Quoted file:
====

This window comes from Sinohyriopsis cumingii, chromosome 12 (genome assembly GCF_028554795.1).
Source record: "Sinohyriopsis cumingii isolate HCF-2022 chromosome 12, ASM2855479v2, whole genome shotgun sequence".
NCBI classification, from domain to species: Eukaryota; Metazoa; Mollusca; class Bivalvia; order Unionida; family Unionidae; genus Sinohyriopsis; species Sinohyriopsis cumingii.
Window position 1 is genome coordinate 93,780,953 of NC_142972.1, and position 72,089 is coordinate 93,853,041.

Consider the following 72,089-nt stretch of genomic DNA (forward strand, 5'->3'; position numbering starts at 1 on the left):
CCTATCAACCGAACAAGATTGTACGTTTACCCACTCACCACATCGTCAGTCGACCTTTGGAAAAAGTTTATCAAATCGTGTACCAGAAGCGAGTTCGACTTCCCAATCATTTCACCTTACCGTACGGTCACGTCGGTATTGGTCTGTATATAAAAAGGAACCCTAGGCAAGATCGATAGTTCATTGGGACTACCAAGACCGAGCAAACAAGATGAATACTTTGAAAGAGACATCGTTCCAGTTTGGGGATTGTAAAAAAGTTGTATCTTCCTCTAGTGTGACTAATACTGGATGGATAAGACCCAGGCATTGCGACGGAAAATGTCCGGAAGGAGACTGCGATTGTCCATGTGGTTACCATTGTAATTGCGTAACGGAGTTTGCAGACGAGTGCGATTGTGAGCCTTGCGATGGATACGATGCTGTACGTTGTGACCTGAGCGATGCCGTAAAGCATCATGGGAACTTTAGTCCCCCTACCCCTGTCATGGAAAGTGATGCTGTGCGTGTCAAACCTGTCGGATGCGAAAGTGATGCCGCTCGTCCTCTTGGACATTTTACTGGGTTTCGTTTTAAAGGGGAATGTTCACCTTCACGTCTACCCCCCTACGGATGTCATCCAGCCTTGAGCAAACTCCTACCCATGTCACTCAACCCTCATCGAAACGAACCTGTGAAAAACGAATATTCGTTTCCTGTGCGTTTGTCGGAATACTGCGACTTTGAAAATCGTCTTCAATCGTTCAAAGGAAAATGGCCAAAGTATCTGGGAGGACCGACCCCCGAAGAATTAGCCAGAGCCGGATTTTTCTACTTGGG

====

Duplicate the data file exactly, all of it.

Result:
This window comes from Sinohyriopsis cumingii, chromosome 12 (genome assembly GCF_028554795.1).
Source record: "Sinohyriopsis cumingii isolate HCF-2022 chromosome 12, ASM2855479v2, whole genome shotgun sequence".
NCBI classification, from domain to species: Eukaryota; Metazoa; Mollusca; class Bivalvia; order Unionida; family Unionidae; genus Sinohyriopsis; species Sinohyriopsis cumingii.
Window position 1 is genome coordinate 93,780,953 of NC_142972.1, and position 72,089 is coordinate 93,853,041.

Consider the following 72,089-nt stretch of genomic DNA (forward strand, 5'->3'; position numbering starts at 1 on the left):
CCTATCAACCGAACAAGATTGTACGTTTACCCACTCACCACATCGTCAGTCGACCTTTGGAAAAAGTTTATCAAATCGTGTACCAGAAGCGAGTTCGACTTCCCAATCATTTCACCTTACCGTACGGTCACGTCGGTATTGGTCTGTATATAAAAAGGAACCCTAGGCAAGATCGATAGTTCATTGGGACTACCAAGACCGAGCAAACAAGATGAATACTTTGAAAGAGACATCGTTCCAGTTTGGGGATTGTAAAAAAGTTGTATCTTCCTCTAGTGTGACTAATACTGGATGGATAAGACCCAGGCATTGCGACGGAAAATGTCCGGAAGGAGACTGCGATTGTCCATGTGGTTACCATTGTAATTGCGTAACGGAGTTTGCAGACGAGTGCGATTGTGAGCCTTGCGATGGATACGATGCTGTACGTTGTGACCTGAGCGATGCCGTAAAGCATCATGGGAACTTTAGTCCCCCTACCCCTGTCATGGAAAGTGATGCTGTGCGTGTCAAACCTGTCGGATGCGAAAGTGATGCCGCTCGTCCTCTTGGACATTTTACTGGGTTTCGTTTTAAAGGGGAATGTTCACCTTCACGTCTACCCCCCTACGGATGTCATCCAGCCTTGAGCAAACTCCTACCCATGTCACTCAACCCTCATCGAAACGAACCTGTGAAAAACGAATATTCGTTTCCTGTGCGTTTGTCGGAATACTGCGACTTTGAAAATCGTCTTCAATCGTTCAAAGGAAAATGGCCAAAGTATCTGGGAGGACCGACCCCCGAAGAATTAGCCAGAGCCGGATTTTTCTACTTGGG